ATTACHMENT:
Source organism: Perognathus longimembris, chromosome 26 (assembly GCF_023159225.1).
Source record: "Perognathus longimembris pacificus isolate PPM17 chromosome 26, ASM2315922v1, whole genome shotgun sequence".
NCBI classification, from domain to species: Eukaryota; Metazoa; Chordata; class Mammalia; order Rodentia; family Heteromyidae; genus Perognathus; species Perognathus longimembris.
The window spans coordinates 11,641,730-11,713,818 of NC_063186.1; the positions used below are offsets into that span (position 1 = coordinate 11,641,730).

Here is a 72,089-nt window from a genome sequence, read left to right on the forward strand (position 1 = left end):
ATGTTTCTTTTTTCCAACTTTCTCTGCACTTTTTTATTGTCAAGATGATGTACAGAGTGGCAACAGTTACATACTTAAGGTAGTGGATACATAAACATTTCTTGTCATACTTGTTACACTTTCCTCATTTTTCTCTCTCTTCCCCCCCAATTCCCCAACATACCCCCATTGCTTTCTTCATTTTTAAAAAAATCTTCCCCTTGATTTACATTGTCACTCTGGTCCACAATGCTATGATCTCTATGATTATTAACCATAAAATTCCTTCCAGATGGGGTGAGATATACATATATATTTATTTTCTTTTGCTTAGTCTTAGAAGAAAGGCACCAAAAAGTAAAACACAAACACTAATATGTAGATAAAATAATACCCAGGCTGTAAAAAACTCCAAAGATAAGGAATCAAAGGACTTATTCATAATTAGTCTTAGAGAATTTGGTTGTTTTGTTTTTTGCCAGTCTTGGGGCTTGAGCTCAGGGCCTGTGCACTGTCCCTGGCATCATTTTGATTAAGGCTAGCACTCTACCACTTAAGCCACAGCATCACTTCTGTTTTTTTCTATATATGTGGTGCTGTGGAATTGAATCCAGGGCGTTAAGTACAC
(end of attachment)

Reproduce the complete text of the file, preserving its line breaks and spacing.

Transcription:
Source organism: Perognathus longimembris, chromosome 26 (assembly GCF_023159225.1).
Source record: "Perognathus longimembris pacificus isolate PPM17 chromosome 26, ASM2315922v1, whole genome shotgun sequence".
NCBI classification, from domain to species: Eukaryota; Metazoa; Chordata; class Mammalia; order Rodentia; family Heteromyidae; genus Perognathus; species Perognathus longimembris.
The window spans coordinates 11,641,730-11,713,818 of NC_063186.1; the positions used below are offsets into that span (position 1 = coordinate 11,641,730).

Here is a 72,089-nt window from a genome sequence, read left to right on the forward strand (position 1 = left end):
ATGTTTCTTTTTTCCAACTTTCTCTGCACTTTTTTATTGTCAAGATGATGTACAGAGTGGCAACAGTTACATACTTAAGGTAGTGGATACATAAACATTTCTTGTCATACTTGTTACACTTTCCTCATTTTTCTCTCTCTTCCCCCCCAATTCCCCAACATACCCCCATTGCTTTCTTCATTTTTAAAAAAATCTTCCCCTTGATTTACATTGTCACTCTGGTCCACAATGCTATGATCTCTATGATTATTAACCATAAAATTCCTTCCAGATGGGGTGAGATATACATATATATTTATTTTCTTTTGCTTAGTCTTAGAAGAAAGGCACCAAAAAGTAAAACACAAACACTAATATGTAGATAAAATAATACCCAGGCTGTAAAAAACTCCAAAGATAAGGAATCAAAGGACTTATTCATAATTAGTCTTAGAGAATTTGGTTGTTTTGTTTTTTGCCAGTCTTGGGGCTTGAGCTCAGGGCCTGTGCACTGTCCCTGGCATCATTTTGATTAAGGCTAGCACTCTACCACTTAAGCCACAGCATCACTTCTGTTTTTTTCTATATATGTGGTGCTGTGGAATTGAATCCAGGGCGTTAAGTACAC